John Dodds, Midlands Regional Director at St. Modwen, said:
“As the UK’s leading regeneration specialist, St. Modwen delivers complex regeneration projects mainly on brownfield sites.
“The National Planning Policy Framework recognises that such sites require specific strategies to overcome these challenges but the Community Infrastructure Levy is distinctly different in that it treats sites in a more uniform manner.
“None of the draft CIL proposals we have seen differentiate between brownfield and greenfield land. With brownfield land each site has specific remediation costs, but under CIL these specific costs are ignored.
“In contrast, at our Longbridge regeneration scheme, we have the Longbridge Infrastructure Tariff – a forerunner to CIL with similar principles. By working closely with Birmingham, Bromsgrove and Worcester local authorities, we have developed a viability test that takes into account site specific and local issues. This system works extremely well and the amount of development at Longbridge pays testament to this.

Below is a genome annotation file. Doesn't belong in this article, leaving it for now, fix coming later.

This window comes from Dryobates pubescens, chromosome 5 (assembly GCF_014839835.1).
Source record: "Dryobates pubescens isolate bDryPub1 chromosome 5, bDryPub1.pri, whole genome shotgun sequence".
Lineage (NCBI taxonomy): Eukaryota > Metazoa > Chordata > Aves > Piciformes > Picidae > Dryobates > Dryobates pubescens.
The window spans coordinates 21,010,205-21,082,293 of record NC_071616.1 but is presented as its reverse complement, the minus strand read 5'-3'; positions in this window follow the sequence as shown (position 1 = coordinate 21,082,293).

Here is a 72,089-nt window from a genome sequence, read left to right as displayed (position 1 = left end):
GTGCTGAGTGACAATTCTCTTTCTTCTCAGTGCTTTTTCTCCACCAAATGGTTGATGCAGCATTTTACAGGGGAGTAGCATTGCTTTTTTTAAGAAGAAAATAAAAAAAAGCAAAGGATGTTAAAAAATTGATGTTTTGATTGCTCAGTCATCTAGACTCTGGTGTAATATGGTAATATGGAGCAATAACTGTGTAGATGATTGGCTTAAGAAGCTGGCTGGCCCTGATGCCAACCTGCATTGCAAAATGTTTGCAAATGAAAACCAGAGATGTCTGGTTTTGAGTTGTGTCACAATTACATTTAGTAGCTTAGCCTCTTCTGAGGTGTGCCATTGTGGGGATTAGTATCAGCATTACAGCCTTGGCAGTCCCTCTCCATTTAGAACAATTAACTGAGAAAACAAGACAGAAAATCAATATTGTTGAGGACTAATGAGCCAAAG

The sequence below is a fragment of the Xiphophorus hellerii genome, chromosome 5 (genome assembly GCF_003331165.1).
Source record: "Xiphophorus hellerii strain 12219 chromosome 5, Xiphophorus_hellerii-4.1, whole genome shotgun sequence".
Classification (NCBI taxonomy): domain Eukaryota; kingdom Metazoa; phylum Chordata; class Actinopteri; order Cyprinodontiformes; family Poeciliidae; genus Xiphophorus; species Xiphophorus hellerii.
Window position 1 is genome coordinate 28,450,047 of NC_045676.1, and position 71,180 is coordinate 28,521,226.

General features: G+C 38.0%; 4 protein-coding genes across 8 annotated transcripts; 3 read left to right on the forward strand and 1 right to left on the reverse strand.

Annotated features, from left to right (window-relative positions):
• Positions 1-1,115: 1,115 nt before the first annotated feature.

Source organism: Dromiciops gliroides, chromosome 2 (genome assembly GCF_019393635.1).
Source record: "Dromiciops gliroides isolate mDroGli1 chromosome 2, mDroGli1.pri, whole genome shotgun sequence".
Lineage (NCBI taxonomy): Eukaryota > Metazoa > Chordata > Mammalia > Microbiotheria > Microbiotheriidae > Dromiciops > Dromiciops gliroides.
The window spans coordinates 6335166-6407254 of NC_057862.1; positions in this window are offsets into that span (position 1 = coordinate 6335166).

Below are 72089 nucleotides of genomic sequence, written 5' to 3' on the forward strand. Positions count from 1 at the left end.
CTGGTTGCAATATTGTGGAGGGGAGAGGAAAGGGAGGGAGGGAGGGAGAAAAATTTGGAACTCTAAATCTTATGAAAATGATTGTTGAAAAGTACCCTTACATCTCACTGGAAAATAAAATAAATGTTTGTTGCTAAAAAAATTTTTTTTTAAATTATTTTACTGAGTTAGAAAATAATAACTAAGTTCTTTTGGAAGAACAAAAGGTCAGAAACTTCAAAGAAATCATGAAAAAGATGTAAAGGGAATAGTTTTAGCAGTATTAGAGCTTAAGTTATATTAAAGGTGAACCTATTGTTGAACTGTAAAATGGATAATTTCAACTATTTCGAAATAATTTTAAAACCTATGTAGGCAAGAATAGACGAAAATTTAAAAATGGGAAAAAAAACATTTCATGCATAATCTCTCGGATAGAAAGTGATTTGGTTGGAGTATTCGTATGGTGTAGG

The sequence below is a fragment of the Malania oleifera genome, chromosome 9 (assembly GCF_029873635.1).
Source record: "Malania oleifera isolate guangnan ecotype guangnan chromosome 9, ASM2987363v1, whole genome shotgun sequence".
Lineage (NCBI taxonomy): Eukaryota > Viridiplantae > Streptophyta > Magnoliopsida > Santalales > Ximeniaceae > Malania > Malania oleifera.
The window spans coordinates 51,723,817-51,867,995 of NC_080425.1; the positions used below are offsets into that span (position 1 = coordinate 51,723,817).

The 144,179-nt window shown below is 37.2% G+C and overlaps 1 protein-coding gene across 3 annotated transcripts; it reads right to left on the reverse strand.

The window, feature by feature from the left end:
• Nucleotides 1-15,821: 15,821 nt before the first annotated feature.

“We fear that, as CIL is currently proposed, it could render brownfield projects economically unviable. This will lead to an increase in the development of greenfield sites to the detriment of regeneration schemes like Longbridge in Birmingham and in other towns and cities.
“CIL rates must have flexibility to take into account site specific construction costs, planning obligations and abnormal development costs. Otherwise CIL has the very real potential of becoming an inflexible tax that discriminates against brownfield development.
“CIL was intended to simplify, through a levy, the section 106 contributions and therefore enable developers to bring forward schemes. There is a real danger that if this new levy is applied rigidly, the only real certainty is that brownfield sites will be unviable and development will be stifled. In turn this will be a negative force on the government’s growth agenda.”